Review of kiss+release by Anthony DiPietro

by Mar 4, 2024Book Reviews

     “honey, if i’m real / i been fuckin’ around,” writes Anthony DiPietro in his forthcoming collection, kiss + release, from Unsolicited Press. DiPietro’s debut is muscular, dynamic, and unafraid, mercilessly splicing together the queer joys of so-called meaningless sex and a life brimming with too much meaning. But kiss + release is about more than queer sexual revolution, although boy on boy remains at its core, and confession is its thumping heartbeat—it manages to go deep into the heart, twisting and turning around politics, language, form and art. There is much to admire from DiPietro, who proves again and again with formal innovation and meticulous planning that this book was not tossed off the way the men who populate its pages are used and then discarded (or how the speaker uses and then discards himself); rather, this is a war cry, a lullabye, a scream and a curse and a song and a prayer all at once. DiPietro is not looking away from the darker parts of himself, and as his readers, we are not looking away. The only way out, for all of us, DiPietro promises us again and again and with increasingly beautiful language—the only way out  for us is through. 

     “…I could not love ordinary men, only wolves or their hunters, canine packs,” writes DiPietro in “possession diary,” where he lists potential devils and their effects on him. There is a surprising tongue-in-cheek to almost everything DiPietro writes, from the organization of the collection, which is separated into movements labeled with the monikers: “love is finished again,” to the titles of the poems, such as “interview after accepting big literary award.” DiPietro’s sense of humor is almost as well calibrated as his sense of drama—and he swings between these two poles seamlessly. Along for the ride as readers, the result is somewhat erratic, but DiPietro’s control of his own voice allows for such a confidence in him that it’s not jarring at all; rather, it’s pleasing to bounce between mood states. 

     DiPietro’s observations about the world around him are icepick sharp. Many of the moments in this collection are memorable, few more so than this: “when I say i’m in love / i don’t say i’m in love. i say i’m in trouble.” There are countless examples of DiPietro’s wit in this debut, and his juxtapositions of high and low art bring a clarity and depth to this work that remains a throughline throughout the entire collection. Tonally, the book ebbs and flows, but DiPietro’s ability to manipulate his voice, and by extension, the reader and their emotions, creates a narrative to this collection and encourages the reader to devour the book as quickly as possible, hungry for more of his linguistic motion.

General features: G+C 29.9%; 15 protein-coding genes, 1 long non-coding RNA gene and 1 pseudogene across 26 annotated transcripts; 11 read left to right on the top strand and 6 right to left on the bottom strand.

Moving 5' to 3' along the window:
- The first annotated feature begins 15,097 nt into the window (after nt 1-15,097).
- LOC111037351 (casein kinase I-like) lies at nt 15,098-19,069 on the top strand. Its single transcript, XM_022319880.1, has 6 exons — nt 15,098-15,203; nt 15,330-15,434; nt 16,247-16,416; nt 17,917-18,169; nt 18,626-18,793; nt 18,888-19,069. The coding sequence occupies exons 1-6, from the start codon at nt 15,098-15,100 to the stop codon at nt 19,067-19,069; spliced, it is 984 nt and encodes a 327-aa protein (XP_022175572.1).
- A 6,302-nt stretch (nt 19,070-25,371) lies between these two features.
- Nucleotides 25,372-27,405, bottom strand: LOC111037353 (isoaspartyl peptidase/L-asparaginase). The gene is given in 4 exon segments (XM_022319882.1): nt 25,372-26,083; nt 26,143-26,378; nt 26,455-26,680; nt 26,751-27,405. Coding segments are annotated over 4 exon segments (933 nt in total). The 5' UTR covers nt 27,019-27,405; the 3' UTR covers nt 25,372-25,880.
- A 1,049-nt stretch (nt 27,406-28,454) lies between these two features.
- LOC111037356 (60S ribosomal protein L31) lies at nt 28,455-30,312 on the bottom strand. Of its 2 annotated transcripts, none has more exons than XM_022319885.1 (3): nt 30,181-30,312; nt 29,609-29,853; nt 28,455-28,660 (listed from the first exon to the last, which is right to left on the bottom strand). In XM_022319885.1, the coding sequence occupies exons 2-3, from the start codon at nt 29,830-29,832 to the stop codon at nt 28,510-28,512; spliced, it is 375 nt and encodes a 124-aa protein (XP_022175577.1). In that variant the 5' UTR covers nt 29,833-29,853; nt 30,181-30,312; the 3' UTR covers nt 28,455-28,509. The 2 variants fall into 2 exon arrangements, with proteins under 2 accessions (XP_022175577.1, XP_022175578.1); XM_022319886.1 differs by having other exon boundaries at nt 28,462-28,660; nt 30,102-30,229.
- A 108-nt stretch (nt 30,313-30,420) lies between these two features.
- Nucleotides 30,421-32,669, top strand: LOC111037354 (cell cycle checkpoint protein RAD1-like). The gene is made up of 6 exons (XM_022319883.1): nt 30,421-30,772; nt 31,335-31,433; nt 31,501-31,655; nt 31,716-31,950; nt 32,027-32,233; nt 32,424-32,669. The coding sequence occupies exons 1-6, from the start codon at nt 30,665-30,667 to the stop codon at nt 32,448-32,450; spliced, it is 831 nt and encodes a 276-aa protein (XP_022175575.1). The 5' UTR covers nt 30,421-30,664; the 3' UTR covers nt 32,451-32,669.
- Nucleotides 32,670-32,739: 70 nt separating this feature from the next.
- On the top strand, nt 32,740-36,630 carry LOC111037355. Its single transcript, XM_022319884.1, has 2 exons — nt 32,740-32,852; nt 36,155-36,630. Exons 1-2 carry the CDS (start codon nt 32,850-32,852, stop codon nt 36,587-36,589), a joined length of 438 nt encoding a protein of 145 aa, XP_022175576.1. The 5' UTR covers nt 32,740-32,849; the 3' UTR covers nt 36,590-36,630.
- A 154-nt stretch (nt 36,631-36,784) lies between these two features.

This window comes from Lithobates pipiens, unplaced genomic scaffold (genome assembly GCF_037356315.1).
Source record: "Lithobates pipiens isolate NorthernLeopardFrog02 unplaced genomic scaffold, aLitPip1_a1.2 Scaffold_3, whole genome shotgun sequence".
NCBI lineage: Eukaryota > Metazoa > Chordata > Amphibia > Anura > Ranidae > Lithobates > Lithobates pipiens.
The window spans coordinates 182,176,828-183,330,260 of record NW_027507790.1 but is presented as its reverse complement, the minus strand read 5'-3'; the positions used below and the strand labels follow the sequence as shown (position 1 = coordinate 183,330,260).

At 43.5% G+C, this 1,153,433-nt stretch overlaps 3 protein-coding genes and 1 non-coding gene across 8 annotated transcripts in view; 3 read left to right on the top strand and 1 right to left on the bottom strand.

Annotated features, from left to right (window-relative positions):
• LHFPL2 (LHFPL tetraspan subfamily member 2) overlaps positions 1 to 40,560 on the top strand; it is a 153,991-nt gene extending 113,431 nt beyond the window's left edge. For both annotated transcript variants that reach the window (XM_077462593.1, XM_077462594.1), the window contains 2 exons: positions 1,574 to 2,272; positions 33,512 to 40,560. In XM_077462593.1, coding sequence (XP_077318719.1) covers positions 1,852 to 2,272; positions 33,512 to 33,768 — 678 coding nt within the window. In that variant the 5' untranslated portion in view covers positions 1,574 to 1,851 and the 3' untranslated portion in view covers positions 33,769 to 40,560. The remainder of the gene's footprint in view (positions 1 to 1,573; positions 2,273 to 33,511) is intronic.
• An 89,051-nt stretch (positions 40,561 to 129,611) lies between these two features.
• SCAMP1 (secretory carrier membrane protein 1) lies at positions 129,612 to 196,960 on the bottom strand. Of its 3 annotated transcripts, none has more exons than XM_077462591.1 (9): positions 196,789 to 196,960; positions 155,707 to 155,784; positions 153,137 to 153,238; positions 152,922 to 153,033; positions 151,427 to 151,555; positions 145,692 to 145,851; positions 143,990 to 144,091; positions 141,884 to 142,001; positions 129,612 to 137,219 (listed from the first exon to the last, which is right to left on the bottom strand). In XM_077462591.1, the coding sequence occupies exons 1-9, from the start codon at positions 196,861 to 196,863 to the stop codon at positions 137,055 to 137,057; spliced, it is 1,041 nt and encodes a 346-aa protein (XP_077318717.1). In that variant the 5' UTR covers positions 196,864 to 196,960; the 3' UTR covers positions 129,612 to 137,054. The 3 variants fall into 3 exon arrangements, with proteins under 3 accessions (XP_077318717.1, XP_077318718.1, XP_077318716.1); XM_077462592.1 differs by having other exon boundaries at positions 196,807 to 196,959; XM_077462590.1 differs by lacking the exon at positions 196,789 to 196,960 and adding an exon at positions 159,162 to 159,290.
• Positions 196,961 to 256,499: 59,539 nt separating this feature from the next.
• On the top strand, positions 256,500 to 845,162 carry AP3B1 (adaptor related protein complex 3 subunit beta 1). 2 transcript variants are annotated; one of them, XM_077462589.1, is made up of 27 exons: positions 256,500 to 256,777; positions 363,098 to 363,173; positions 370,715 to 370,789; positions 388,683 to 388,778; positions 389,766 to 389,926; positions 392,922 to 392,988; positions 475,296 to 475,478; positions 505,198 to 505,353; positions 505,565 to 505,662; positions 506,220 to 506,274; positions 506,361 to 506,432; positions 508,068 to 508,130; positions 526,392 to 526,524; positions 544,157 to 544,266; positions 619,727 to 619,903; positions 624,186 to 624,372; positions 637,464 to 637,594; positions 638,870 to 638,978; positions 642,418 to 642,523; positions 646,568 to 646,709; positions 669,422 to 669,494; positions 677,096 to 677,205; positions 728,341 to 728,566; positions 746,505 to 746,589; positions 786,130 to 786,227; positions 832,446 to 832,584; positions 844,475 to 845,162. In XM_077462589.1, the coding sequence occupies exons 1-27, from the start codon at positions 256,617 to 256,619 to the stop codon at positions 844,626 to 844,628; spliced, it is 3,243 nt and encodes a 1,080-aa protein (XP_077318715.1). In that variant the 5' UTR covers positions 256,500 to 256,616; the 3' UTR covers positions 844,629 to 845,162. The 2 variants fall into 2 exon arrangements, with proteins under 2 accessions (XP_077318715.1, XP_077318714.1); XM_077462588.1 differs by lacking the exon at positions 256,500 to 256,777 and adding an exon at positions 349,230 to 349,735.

One of the joys of this collection is its self-awareness. DiPietro is not trying to be timeless—he is conscious of his audience as well as his interests, and poems like “a gen xer and a millennial speak on the end of the world,” and “[auto reply text message] the poet is driving right now,” make for poetic movements that feel modern, contemporary, and comical. Similar to Franny Choi’s The World Keeps Ending and the World Goes On, DiPietro has incorporated elements of the world we live in, such as Grindr, texting and other technology which are integrated into the poetic form and allow for new spaces to be opened up in terms of what poetry can be—not only is he innovating formally, but he is questioning the very nature of what a poem is, and expanding that conception. 

     Formally, DiPietro attempts all sorts of things, and the effect is one of trial-and-error, with chunky, blocky prose poems and thin, wiggly zig-zags competing for attention at all different moments of the book. DiPietro has a solid control over the form in most cases, but it can be a little distracting to watch him jump around; although there is the sense of logic in many of the formal innovations he makes, the reader does wonder precisely what motivated these decisions. DiPietro is remarkably successful at making these different forms feel cohesive, and it’s a feat to bridge these battling ways of approaching a poem, as well as incredibly ambitious, but perhaps slightly distracting from the powerhouse of language that he has created. 

     In queer poetics, the narrative is often one of suffering, or loneliness—but this is not your typical coming-out story. DiPietro is not asking for forgiveness, and his speaker is not guilty; rather, his speaker is curious, testing the limits of the self and where the self ends and others begin. This malleability of the boundary between the self and the world is something we must all reckon with, and it’s how we fall in love, by removing the boundaries between ourselves and another—DiPietro is just doing the hard work for us. 

     As a debut, it’s a powerful one. This reader remains eager to see what comes next. 

kiss+release is now available from Unsolicited Press. Order the book here.

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